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IBM Announces "Digital Media Factory"

IBM Hardware, Software, and Services Help Companies Create, Manage and Distribute Digital Content

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WHITE PLAINS, NY - 22 Feb 2002: IBM today announced the Digital Media Factory (DMF), an open-technology framework comprised of IBM e-business infrastructure that can help all types of companies manage, store, protect and distribute digital video, audio and images. Also today, the company announced that IBM provided key consulting and technology integration services for the newly launched online version of The Wall Street Journal at WSJ.com.

According to industry analysts* the digital media market opportunity for information technology is growing at a 50 percent compounded annual rate worldwide and will reach $30 billion by 2004.

Digital media is already being used in many ways across a range of industries, from retail kiosks, to government video surveillance, to wireless content distribution in the telecommunications industry. According to Forrester Research, there are over one million terabytes of data stored in digital file systems and over 30,000 times more than that stored as analog.* *

"We see significant opportunities for IBM as companies around the world incorporate rich media into everyday business processes," said Dick Anderson general manager of IBM's Global Digital Media Group. "What we do, at our core, is help companies translate technology into real business return, and together with our partners, we have already begun helping businesses manage the complexities associated with their digital transformations."

The IBM Digital Media Factory
Under the umbrella of the Digital Media Factory are servers, workstations, storage, middleware, applications, and services that utilize technology from IBM and a growing array of third-party technology providers. IBM products include: IntelliStation Workstations, Electronic Media Management System, IBM Content Manager, based on DB2 Universal Database, WebSphere Commerce For Digital Media, IBM eServer, Total Storage solutions, and IBM Global Services.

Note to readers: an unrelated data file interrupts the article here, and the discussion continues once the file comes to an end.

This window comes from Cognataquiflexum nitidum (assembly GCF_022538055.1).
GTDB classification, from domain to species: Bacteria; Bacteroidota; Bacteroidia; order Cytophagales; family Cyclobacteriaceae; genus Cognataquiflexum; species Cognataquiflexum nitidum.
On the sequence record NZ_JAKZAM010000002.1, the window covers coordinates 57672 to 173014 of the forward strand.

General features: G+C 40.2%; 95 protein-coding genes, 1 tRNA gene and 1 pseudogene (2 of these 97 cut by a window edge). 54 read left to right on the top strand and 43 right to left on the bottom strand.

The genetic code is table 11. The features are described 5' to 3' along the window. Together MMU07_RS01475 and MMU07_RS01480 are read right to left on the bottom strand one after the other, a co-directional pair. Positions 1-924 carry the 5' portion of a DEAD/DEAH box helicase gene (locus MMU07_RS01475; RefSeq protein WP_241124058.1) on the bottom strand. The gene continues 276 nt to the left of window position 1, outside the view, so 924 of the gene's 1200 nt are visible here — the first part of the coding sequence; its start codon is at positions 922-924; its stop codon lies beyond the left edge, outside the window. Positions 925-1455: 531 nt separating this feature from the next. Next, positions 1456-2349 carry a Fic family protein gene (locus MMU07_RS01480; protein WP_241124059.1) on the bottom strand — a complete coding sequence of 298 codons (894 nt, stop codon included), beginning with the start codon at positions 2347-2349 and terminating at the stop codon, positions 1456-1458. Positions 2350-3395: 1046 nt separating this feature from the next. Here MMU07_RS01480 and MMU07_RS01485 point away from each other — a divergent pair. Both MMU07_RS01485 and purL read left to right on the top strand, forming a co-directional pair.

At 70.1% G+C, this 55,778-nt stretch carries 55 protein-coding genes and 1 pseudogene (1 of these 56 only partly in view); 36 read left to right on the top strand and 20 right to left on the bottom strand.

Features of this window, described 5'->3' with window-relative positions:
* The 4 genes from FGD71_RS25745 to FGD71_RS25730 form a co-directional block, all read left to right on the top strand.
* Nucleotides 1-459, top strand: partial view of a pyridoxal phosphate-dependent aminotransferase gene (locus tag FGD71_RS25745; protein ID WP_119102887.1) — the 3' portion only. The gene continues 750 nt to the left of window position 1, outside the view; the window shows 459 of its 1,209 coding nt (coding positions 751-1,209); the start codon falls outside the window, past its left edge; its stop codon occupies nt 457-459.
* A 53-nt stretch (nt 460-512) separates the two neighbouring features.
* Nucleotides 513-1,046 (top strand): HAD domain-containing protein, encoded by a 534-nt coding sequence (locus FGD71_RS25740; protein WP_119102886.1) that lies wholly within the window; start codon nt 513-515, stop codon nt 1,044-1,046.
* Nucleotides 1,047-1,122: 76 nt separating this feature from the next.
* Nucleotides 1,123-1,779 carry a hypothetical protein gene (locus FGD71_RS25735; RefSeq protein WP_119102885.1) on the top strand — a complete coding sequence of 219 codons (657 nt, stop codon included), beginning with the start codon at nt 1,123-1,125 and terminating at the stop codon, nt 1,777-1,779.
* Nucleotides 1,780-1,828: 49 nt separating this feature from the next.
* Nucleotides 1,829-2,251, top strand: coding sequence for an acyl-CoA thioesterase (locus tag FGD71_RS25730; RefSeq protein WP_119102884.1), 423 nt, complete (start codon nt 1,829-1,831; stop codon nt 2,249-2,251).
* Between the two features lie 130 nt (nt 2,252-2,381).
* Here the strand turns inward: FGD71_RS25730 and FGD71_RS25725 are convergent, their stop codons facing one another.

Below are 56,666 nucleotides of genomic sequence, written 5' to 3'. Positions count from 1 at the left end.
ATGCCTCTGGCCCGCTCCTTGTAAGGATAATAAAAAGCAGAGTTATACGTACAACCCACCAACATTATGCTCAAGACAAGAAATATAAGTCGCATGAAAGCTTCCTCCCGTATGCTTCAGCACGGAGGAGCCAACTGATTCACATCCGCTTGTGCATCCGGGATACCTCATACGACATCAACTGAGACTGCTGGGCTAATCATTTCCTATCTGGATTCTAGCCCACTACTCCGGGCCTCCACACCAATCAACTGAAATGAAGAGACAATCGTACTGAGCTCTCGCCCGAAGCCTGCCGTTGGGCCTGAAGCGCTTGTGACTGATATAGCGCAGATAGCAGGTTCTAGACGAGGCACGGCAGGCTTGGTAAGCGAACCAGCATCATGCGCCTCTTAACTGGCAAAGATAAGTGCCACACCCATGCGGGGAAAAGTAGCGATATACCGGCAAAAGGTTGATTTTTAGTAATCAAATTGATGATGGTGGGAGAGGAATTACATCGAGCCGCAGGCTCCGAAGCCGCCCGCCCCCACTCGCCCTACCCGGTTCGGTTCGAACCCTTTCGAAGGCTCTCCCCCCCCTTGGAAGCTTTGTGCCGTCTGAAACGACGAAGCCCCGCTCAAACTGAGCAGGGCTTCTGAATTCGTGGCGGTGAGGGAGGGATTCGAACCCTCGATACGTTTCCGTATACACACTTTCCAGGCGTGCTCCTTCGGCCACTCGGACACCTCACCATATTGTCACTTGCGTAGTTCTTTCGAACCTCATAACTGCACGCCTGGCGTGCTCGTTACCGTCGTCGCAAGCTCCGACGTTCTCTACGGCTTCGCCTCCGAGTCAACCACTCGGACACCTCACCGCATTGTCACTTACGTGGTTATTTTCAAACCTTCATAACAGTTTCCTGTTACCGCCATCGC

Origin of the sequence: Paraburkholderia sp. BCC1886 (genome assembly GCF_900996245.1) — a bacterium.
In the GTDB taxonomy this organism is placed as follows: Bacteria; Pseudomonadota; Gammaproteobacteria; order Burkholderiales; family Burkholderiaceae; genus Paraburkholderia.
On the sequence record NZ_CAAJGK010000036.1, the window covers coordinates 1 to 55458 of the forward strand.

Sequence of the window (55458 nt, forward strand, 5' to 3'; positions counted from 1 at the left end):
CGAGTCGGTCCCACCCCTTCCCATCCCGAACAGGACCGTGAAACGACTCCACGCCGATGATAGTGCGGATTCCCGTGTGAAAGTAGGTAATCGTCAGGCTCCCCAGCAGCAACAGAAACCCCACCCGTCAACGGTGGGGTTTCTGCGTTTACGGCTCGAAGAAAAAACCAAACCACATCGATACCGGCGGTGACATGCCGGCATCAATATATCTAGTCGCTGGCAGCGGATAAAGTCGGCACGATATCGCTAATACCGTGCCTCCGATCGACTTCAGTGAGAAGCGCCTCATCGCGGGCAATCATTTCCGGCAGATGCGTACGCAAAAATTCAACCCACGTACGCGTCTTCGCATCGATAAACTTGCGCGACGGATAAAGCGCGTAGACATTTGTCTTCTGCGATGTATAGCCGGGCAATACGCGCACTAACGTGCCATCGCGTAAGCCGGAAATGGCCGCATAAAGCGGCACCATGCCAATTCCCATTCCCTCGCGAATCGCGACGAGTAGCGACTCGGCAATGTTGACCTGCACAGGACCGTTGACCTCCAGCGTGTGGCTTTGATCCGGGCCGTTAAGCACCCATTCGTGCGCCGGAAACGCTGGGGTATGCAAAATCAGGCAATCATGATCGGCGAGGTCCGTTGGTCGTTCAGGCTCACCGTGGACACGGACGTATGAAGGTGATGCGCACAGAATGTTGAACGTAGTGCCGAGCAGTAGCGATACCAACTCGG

"What we have discovered, after many years of working with the world's top media and entertainment companies, is that there is a common thread to bind technologies into general business processes across all industries," said Jurij Paraszczak, chief technology officer for IBM's Digital Media. "The Digital Media Factory provides an opportunity to deliver a standards-based framework combining technologies from IBM and other technology providers."

Technology Partner and Service Provider Strategy
Central to IBM's digital media strategy is collaborating with leading technology, services, and application providers. For example, IBM is working with Ancept Inc., a provider of media asset management and storage technologies, Virage Inc., which digitizes and logs video, and Divine (previously Open Market), which is expert at Web publishing. Throughout the year IBM expects to add many more companies to the list.

Software developers Liquid Audio and ION Systems announced today they are licensing the IBM Electronic Media Management System (EMMS), which helps companies produce, distribute, and protect digital content. Liquid Audio a leading provider of software and services for the online delivery of music will use EMMS in its new music player software. ION Systems, Inc. will use EMMS for GalaxyLibrary.com(TM), a Web site that offers on-screen reading technology and ePublishing services.

IBM Digital Media Customers
Among the companies where IBM has delivered comprehensive digital media solutions are Cable News Network (CNN), and The Coca Cola Company, where analog-format content was digitized, organized and repurposed to improve productivity and open the possibility of using their precious corporate assets to generate new revenue streams. IBM digital media projects also include joint research with NTT DoCoMo, Japan, to deliver next-generation wireless media services. At WSJ.com, IBM's Atlanta e-business Innovation Center helped design the look and feel of the site based on extensive research among users, and also provided content management and integration services. Other IBM customers include satellite broadcaster XM Radio, where IBM technology is used to store and manage audio content, and Threshold Digital Research Labs, where IBM's Linux Digital Studio solution is used for creating and rendering digital animation.

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